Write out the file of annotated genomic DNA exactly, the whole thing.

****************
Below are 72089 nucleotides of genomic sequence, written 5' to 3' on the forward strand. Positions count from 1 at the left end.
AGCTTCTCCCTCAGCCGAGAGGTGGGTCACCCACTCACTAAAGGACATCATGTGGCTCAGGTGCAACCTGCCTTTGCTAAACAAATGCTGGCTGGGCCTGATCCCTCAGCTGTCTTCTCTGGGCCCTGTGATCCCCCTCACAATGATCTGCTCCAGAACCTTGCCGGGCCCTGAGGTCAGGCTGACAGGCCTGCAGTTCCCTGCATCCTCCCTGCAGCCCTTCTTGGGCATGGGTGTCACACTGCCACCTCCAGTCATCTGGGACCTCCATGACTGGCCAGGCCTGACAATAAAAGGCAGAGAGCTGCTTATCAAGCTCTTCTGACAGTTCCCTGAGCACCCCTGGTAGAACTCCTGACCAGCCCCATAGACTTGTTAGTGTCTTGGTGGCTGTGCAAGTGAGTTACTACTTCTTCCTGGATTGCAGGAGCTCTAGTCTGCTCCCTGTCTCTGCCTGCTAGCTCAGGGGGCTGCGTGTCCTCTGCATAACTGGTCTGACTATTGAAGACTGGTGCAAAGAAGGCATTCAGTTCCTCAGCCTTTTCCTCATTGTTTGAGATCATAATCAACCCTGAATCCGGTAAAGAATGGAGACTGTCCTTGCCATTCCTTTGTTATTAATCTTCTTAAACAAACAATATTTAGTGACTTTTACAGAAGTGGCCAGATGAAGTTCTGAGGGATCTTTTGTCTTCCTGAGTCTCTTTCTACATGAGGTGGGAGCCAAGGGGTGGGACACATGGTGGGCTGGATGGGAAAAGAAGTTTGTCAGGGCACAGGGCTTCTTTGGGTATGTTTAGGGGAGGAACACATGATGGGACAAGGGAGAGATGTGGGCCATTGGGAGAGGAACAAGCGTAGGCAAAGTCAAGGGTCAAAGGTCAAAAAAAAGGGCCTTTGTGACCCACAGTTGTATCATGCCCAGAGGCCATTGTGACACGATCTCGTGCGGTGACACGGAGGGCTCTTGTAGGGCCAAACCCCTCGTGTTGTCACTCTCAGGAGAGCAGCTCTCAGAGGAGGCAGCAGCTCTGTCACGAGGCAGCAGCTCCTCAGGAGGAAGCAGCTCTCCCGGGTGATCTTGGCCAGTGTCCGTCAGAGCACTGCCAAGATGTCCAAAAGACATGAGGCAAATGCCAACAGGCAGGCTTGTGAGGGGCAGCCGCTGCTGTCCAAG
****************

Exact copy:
Below are 72089 nucleotides of genomic sequence, written 5' to 3' on the forward strand. Positions count from 1 at the left end.
AGCTTCTCCCTCAGCCGAGAGGTGGGTCACCCACTCACTAAAGGACATCATGTGGCTCAGGTGCAACCTGCCTTTGCTAAACAAATGCTGGCTGGGCCTGATCCCTCAGCTGTCTTCTCTGGGCCCTGTGATCCCCCTCACAATGATCTGCTCCAGAACCTTGCCGGGCCCTGAGGTCAGGCTGACAGGCCTGCAGTTCCCTGCATCCTCCCTGCAGCCCTTCTTGGGCATGGGTGTCACACTGCCACCTCCAGTCATCTGGGACCTCCATGACTGGCCAGGCCTGACAATAAAAGGCAGAGAGCTGCTTATCAAGCTCTTCTGACAGTTCCCTGAGCACCCCTGGTAGAACTCCTGACCAGCCCCATAGACTTGTTAGTGTCTTGGTGGCTGTGCAAGTGAGTTACTACTTCTTCCTGGATTGCAGGAGCTCTAGTCTGCTCCCTGTCTCTGCCTGCTAGCTCAGGGGGCTGCGTGTCCTCTGCATAACTGGTCTGACTATTGAAGACTGGTGCAAAGAAGGCATTCAGTTCCTCAGCCTTTTCCTCATTGTTTGAGATCATAATCAACCCTGAATCCGGTAAAGAATGGAGACTGTCCTTGCCATTCCTTTGTTATTAATCTTCTTAAACAAACAATATTTAGTGACTTTTACAGAAGTGGCCAGATGAAGTTCTGAGGGATCTTTTGTCTTCCTGAGTCTCTTTCTACATGAGGTGGGAGCCAAGGGGTGGGACACATGGTGGGCTGGATGGGAAAAGAAGTTTGTCAGGGCACAGGGCTTCTTTGGGTATGTTTAGGGGAGGAACACATGATGGGACAAGGGAGAGATGTGGGCCATTGGGAGAGGAACAAGCGTAGGCAAAGTCAAGGGTCAAAGGTCAAAAAAAAGGGCCTTTGTGACCCACAGTTGTATCATGCCCAGAGGCCATTGTGACACGATCTCGTGCGGTGACACGGAGGGCTCTTGTAGGGCCAAACCCCTCGTGTTGTCACTCTCAGGAGAGCAGCTCTCAGAGGAGGCAGCAGCTCTGTCACGAGGCAGCAGCTCCTCAGGAGGAAGCAGCTCTCCCGGGTGATCTTGGCCAGTGTCCGTCAGAGCACTGCCAAGATGTCCAAAAGACATGAGGCAAATGCCAACAGGCAGGCTTGTGAGGGGCAGCCGCTGCTGTCCAAG